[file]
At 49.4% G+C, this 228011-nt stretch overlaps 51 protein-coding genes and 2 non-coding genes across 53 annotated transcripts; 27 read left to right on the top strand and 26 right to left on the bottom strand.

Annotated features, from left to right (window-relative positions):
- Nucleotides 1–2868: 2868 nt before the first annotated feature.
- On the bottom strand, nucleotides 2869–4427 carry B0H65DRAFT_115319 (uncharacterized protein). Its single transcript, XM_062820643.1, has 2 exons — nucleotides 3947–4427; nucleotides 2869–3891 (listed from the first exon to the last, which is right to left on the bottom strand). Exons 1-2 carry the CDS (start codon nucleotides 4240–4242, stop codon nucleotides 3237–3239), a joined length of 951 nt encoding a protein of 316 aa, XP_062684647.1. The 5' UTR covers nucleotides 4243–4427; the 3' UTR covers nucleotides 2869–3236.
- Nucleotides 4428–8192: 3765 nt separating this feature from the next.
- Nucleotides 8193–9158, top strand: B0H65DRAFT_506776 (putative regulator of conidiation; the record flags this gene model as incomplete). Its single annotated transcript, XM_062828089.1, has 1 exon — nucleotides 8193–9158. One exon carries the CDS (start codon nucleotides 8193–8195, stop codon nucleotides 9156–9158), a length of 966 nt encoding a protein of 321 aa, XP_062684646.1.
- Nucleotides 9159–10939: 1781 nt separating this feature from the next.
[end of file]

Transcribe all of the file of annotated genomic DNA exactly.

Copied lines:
At 49.4% G+C, this 228011-nt stretch overlaps 51 protein-coding genes and 2 non-coding genes across 53 annotated transcripts; 27 read left to right on the top strand and 26 right to left on the bottom strand.

Annotated features, from left to right (window-relative positions):
- Nucleotides 1–2868: 2868 nt before the first annotated feature.
- On the bottom strand, nucleotides 2869–4427 carry B0H65DRAFT_115319 (uncharacterized protein). Its single transcript, XM_062820643.1, has 2 exons — nucleotides 3947–4427; nucleotides 2869–3891 (listed from the first exon to the last, which is right to left on the bottom strand). Exons 1-2 carry the CDS (start codon nucleotides 4240–4242, stop codon nucleotides 3237–3239), a joined length of 951 nt encoding a protein of 316 aa, XP_062684647.1. The 5' UTR covers nucleotides 4243–4427; the 3' UTR covers nucleotides 2869–3236.
- Nucleotides 4428–8192: 3765 nt separating this feature from the next.
- Nucleotides 8193–9158, top strand: B0H65DRAFT_506776 (putative regulator of conidiation; the record flags this gene model as incomplete). Its single annotated transcript, XM_062828089.1, has 1 exon — nucleotides 8193–9158. One exon carries the CDS (start codon nucleotides 8193–8195, stop codon nucleotides 9156–9158), a length of 966 nt encoding a protein of 321 aa, XP_062684646.1.
- Nucleotides 9159–10939: 1781 nt separating this feature from the next.